Friday, July 29, 2011

89. Underground People by Lewis Nkosi

Title: Underground People
Author: Lewis Nkosi
Genre: Fiction
Publisher: Ayebia Clarke
Pages: 308
Year of First Publication: 2002
Country: South Africa

Lewis Nkosi's second novel coming after the award-winning debut Mating Birds is a unique story. Its uniqueness lies not in any attempt to create something which has never been done. Nor does it turn every sentence into a literary masterpiece, though each word, sentence, paragraph is a relish to read. The uniqueness of Lewis Nkosi's Underground People lies in its beautiful, fast-reading, and tension-building prose. And his ability to satirise South Africa's apartheid system whilst still keeping its seriousness, its human suffering closer to the reader.

Cornelius Molapo is a high-school teacher, amateur poet, speaker, a jitterbug dancer, a passionate lover and a lover of cricket. He is also a peripheral member of the National Liberation Movement, the movement fighting to end apartheid rule in South Africa. When the Pretoria Government began ceasing lands from the natives of Tabanyane for the white farmers and the NLM wanted someone to lead their field operations being carried out with the local resistance group in Tabanyane against both the Pretoria Government and the usurper to the Tabanyane throne, Sekala Seeiso, the NLM called on its most unlikely candidate, the high-school teacher, amateur poet, speaker, jitterbug dancer, passionate lover and lover of cricket, Cornelius Molapo. So when Cornelius was not seen for many days, people reluctantly suspected that he might be one of the many individuals who are being 'incommunicado' by the Johannesburg Government. The NLM, however, made a formal proposal to the Human Rights International to help them find Molapo, a party member. Anthony Ferguson, a representative of the HRI, was born and raised in South Africa but has been away for fifteen years. Having carried out successful assignments across most warring countries in Latin America and other parts of Africa,  Ferguson found that there are several reasons why this home-assignment would be no small an assignment. First Ferguson was not sure how far things have changed in South Africa and there is her celebrity twin sister, Hazel, to deal with. There is also the several winding South African laws that, though white, could entangle him.

What happens when a Tabanyane-born university-trained school teacher who has lived most of his life in Johannesburg is thrust into the mountains to fight the armed-to-the-teeth apartheid government and its local stooges for several months? Naturally, Cornelius Molapo, came to appreciate the predicament of his people; he identified with them in a way far different from what he had been inciting his listeners to do; he lived their lives and understood what it was to be a native. With time, this jitterbug dancer shed all traces of his 'city flesh' and his timorousness, taking on the hardened life of a guerrilla fighter and prepared to fight to death than give up on his people.

Set in the years - perhaps the very late 1980s to early 1990s - leading to the release of Nelson Mandela, whom in the book was referred to as Dabula Amanzi, during a period where the Immorality Act has been suspended and mix marriages were taking place with increasing frequency after forty years of apartheid and the government was losing the fight against the freedom fighters whilst finding it increasingly expensive to implement discriminatory laws, this story differ from many others that treat the subject of apartheid. In most of such stories, the struggle is peripheral to the story, shown through a broken home, through the arrest of the family head and the disintegration of the family. In such stories, the effects apartheid is what is told not the struggle, not the intentional and willing sacrifices people made to create a 'new social order'. In Lewis Nkosi's Underground People this 'struggle is the story'. However, the story is not only about THE struggle. It is also about the people in the struggle: their fears and aspirations. The breadth of Nkosi's paint brush was equal on all sides. Besides, though the subject matter is serious there are several humorous lines found scattered in the text. Describing her uncle, Sekala Seeiso, to Cornelius, Madi Seeiso said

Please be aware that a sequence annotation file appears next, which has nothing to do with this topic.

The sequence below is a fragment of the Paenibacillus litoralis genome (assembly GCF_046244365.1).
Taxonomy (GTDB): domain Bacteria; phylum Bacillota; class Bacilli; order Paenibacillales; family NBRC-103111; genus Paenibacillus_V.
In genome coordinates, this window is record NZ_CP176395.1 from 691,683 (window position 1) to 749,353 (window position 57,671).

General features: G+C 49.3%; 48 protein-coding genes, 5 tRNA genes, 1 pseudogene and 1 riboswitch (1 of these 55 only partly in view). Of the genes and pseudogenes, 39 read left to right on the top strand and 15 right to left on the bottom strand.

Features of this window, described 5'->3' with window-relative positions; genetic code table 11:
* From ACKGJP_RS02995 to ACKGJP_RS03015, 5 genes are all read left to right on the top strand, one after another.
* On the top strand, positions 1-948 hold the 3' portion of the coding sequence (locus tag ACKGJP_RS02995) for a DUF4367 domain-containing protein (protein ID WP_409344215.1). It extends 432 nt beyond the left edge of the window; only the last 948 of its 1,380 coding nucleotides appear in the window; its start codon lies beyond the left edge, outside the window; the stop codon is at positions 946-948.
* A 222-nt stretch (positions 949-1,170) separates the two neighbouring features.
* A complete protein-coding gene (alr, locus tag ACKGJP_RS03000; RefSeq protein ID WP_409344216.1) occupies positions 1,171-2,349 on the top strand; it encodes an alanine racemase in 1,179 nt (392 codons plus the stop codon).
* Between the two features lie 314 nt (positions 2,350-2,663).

The day you come across my uncle Sekala no-one will need to point him out to you! Try to imagine a monster six-foot-ten, with a face like a train locomotive or the front of Mount Taba Situ, and you have the exact image of my uncle. Children have been known to cry when he has but looked at them; an attempt at a smile from him is likely to send children running for shelter behind their mother's skirts. When he makes a joke he smiles so hard that his eyes seem to close up and vanish, bringing to perfection his exceptional ugliness! (Page 195)
Even the way the whites expected the natives to behave was comically presented and to know that this was actually how they were expected to behave made it all the more funny and absolutely mind-boggling. So that Joe Bulane, a lawyer by profession had to dress like a 'native' in order to outwit the authorities.
At first, Anthony did not recognise the man from the central committee. Bulane was dressed in faded old khakis, somewhat soiled and torn and sprinkled with mud, and although this was the height of summer on the highveld and the sun would soon be scorchingly hot, he was swathed in a thick army coat that looked frayed and moth-eaten, like something which might have been bequeathed to an importunate servant by a jokey employer. His face concealed behind dark glasses framed in red plastic which made him look like a friendly gargoyle. In spite of the sombreness of the occasion Anthony could not stop himself from laughing. Helpless, he leaned against the door of the car. 'Oh Mr Bulane, what a sight to greet the plains of Tabanyane!'